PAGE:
OUAGADOUGOU, Burkina Faso, June 07 (IPS) – On the night of Friday June 4, a group of unidentified armed men stormed the village of Solhan in northern Burkina Faso, shooting indiscriminately, looting the market and burning houses. A report from RFI, the French radio station said there could have been as many as 200 attackers according to some testimonies from survivors.
Security sources confirmed that children were being targeted, with 7 minors killed according to official figures. Now the total death toll stands at at least 160 – a massacre.
The extent of the carnage is still unknown as the number of dead and injured continues to rise. No group has claimed responsibility for the attack.
Heni Nsaibia, senior analyst at the Armed Conflict Location and Event Data Project, stressed: “The Solhan massacre is the deadliest attack on record in Burkina Faso. The only event comparable to this scale was the Yirgou massacre in January 2019. ”
The attack marks a recent spike in violence after a period of declining attacks from March 2021, in part sparked by negotiations between the government and armed groups that have plagued Burkina Faso since 2015.
The government of Burkina Faso is fighting armed groups, including the Islamic State in the Greater Sahara (EIGS) and Jama’at Nasr al-Islam wal Muslimin (JNIM), the local affiliate of Al Qaeda, with the helps French and American troops, but struggles to contain the violence.
On May 17, Burkina Faso’s Minister of Foreign Affairs, Cherif Sy, visited Sebba, the town closest to Solhan. He told reporters: “We can say that the situation is favorable and that peace has returned to Sebba”.
On Saturday, Sebba hospital was overwhelmed by victims of the Solhan attacks.
In May, some Twitter users complained that such rhetoric could lead to reprisals from terrorist groups, while others called for Sy’s resignation on Sunday. Analysts said the attack was a show of force by terrorist groups.
Lassane Sawadogo, executive secretary of the ruling Popular Movement for Progress party, admits that more needs to be done to stem the violence. He told IPS: “We are facing the phenomenon of insecurity which is observed over a large part of our territory. Since then, efforts have been made to overcome this phenomenon. But it is clear that these efforts are not bearing the expected fruits.
The attack was carefully planned and coordinated. The armed group carried out a simultaneous attack on the nearby military base and placed IEDs on the road between it and Solhan in order to prevent the security forces from reacting to the massacre.
Mahamadou Sawadogo is a Burkinabe security analyst and former military police officer. He says the tactics used give clues as to which group carried out the attack. “Depending on the modus operandi, this might lead us to believe that it is ISGS. But it is also an area of influence of JNIM,” he told IPS.
Sawadogo says he believes the attack is linked to the recruitment of Homeland Defense Volunteers, a civilian militia created by the government in 2020 to assist the military in operations.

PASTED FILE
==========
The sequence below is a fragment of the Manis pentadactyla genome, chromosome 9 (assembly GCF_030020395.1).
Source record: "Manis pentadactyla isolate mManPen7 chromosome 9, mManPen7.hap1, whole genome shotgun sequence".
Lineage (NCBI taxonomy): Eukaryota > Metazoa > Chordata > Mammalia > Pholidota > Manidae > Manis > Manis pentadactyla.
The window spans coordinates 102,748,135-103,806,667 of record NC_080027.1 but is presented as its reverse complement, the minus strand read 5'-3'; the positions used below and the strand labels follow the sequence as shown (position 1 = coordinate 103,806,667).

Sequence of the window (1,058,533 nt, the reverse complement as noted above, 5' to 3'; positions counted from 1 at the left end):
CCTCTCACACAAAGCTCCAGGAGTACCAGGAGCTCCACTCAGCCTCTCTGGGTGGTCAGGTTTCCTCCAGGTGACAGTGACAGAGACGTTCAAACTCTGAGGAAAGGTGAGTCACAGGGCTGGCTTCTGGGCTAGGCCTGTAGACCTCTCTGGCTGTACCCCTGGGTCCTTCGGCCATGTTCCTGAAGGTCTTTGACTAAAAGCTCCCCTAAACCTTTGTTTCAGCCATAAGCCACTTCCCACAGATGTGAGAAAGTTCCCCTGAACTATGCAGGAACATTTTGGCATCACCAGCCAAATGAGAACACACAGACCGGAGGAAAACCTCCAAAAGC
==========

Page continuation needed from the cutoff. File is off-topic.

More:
“Through this attack, the other message is that the VDPs have become a target group of these terrorist groups. This attack was in part done to discourage the VDPs, so that they do not continue to enlist and help. “said Sawadogo.
Solhan, is also the site of an informal gold mine that terrorist groups frequently exploit for financing. A large number of children frequently work at the sites.
On Sunday, fake news of further attacks in the vicinity of Solhan and beyond began to spread on social media and local media. The military were forced to issue a statement denying the attacks, while the editor of a local radio station owned by Burkina Faso’s foreign minister was sacked for spreading false information.
Apart from a statement on Twitter, President Roch Kaboré has not yet spoken publicly about the attack. Three days of public mourning have been declared.
The humanitarian fallout from the attack is also likely to be significant, displacing families fleeing the violence. 1.2 million people are already displaced in Burkina Faso.
A statement from the Norweigan Refugee Council said: “While every attack is measured by its death toll, there are more elusive numbers to keep in mind: the number of families forced to flee in haste, or the number of weeks, of months and years that they will spend away from home. And let’s not forget what cannot be quantified at all: the trauma of children witnessing such horrific violence.
As three days of national mourning have been declared, the streets of Ouagadougou have taken on a somber atmosphere. Citizens have prayed for the families of the victims, but will no doubt wonder what will happen next as security continues to deteriorate.
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© Inter Press Service (2021) – All rights reservedOriginal source: Inter Press Service